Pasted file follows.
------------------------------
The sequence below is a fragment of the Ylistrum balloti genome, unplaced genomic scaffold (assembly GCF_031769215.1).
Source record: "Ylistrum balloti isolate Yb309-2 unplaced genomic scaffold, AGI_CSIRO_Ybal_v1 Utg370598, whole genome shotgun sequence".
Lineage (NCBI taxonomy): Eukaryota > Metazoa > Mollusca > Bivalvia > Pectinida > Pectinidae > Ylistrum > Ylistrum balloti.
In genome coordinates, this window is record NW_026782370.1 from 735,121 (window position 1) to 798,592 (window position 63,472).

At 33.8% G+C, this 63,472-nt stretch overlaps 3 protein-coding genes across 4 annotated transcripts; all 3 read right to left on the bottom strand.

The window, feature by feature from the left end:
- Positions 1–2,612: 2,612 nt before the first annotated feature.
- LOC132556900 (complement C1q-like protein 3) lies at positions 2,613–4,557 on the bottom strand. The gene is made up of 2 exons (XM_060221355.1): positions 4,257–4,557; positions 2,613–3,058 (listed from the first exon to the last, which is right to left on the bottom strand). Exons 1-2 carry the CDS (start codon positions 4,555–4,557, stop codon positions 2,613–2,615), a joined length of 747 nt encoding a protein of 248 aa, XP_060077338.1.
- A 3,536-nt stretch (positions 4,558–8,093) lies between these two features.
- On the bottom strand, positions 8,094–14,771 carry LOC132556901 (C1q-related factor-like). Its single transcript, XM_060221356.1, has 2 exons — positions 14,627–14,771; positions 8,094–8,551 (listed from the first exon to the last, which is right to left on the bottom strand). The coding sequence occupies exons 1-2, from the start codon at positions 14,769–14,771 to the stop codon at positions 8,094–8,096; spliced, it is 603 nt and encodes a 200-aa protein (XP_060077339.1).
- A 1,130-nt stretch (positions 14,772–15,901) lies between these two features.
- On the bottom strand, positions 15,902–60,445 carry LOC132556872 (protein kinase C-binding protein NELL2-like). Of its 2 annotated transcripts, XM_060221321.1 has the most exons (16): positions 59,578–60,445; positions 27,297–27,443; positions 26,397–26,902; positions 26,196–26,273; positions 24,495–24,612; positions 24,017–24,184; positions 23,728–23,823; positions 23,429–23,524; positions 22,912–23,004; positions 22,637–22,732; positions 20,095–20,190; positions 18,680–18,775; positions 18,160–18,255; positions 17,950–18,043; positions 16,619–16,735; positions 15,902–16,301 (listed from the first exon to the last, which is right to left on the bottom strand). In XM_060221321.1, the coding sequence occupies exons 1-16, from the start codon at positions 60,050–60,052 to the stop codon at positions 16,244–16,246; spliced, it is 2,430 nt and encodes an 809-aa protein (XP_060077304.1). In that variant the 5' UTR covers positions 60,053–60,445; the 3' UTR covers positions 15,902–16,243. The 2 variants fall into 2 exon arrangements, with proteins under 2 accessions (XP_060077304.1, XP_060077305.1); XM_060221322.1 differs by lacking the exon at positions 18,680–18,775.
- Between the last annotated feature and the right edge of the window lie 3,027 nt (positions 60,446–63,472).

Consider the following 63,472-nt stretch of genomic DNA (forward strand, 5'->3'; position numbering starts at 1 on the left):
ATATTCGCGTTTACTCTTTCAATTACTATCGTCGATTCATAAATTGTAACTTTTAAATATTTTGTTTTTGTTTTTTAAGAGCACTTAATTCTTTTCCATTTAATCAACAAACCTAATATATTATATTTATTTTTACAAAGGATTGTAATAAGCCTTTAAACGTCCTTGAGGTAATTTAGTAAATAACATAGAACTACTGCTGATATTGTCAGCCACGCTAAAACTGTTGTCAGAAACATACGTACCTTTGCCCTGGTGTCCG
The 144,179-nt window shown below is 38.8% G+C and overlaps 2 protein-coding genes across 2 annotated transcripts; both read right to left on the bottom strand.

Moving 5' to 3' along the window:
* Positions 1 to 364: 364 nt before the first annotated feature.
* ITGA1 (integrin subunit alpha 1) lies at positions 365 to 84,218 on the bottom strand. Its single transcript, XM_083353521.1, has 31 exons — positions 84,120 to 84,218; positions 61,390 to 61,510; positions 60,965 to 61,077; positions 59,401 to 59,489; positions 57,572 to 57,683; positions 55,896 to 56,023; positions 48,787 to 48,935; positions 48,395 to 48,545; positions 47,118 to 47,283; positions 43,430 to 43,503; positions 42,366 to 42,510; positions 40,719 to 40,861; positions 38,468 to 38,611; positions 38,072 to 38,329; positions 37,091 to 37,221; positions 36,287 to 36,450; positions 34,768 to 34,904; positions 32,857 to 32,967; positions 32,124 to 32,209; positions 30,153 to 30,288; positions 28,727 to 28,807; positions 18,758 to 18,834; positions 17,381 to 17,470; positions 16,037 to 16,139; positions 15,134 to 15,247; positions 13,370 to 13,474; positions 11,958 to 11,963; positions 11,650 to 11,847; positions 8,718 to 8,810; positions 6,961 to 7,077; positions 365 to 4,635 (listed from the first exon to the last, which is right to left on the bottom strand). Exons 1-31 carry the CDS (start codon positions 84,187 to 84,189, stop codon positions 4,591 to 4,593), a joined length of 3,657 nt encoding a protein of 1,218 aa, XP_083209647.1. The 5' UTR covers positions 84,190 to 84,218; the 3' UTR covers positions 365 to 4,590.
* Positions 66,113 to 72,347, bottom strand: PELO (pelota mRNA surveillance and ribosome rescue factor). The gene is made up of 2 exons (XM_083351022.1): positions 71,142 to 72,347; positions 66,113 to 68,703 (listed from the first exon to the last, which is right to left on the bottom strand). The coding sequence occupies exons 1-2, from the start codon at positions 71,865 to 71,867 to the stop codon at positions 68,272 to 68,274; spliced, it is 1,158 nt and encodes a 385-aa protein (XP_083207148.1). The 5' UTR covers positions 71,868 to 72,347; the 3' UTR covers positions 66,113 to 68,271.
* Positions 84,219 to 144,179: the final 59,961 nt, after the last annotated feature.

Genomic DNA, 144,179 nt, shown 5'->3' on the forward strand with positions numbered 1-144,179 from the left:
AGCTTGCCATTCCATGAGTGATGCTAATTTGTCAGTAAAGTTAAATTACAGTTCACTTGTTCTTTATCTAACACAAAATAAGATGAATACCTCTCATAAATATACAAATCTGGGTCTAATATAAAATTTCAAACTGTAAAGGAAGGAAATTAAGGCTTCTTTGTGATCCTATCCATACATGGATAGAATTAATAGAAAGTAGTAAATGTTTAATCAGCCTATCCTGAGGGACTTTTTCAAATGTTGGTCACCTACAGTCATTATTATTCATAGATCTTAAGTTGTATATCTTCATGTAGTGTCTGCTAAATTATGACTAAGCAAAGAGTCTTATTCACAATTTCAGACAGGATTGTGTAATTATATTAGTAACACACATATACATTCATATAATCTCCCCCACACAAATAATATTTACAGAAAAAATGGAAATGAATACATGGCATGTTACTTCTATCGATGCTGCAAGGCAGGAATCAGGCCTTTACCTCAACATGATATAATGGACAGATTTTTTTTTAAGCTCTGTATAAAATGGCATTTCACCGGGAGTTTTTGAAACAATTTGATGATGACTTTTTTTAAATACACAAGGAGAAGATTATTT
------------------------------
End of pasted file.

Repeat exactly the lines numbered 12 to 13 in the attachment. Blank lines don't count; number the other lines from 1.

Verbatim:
- On the bottom strand, positions 15,902–60,445 carry LOC132556872 (protein kinase C-binding protein NELL2-like). Of its 2 annotated transcripts, XM_060221321.1 has the most exons (16): positions 59,578–60,445; positions 27,297–27,443; positions 26,397–26,902; positions 26,196–26,273; positions 24,495–24,612; positions 24,017–24,184; positions 23,728–23,823; positions 23,429–23,524; positions 22,912–23,004; positions 22,637–22,732; positions 20,095–20,190; positions 18,680–18,775; positions 18,160–18,255; positions 17,950–18,043; positions 16,619–16,735; positions 15,902–16,301 (listed from the first exon to the last, which is right to left on the bottom strand). In XM_060221321.1, the coding sequence occupies exons 1-16, from the start codon at positions 60,050–60,052 to the stop codon at positions 16,244–16,246; spliced, it is 2,430 nt and encodes an 809-aa protein (XP_060077304.1). In that variant the 5' UTR covers positions 60,053–60,445; the 3' UTR covers positions 15,902–16,243. The 2 variants fall into 2 exon arrangements, with proteins under 2 accessions (XP_060077304.1, XP_060077305.1); XM_060221322.1 differs by lacking the exon at positions 18,680–18,775.
- Between the last annotated feature and the right edge of the window lie 3,027 nt (positions 60,446–63,472).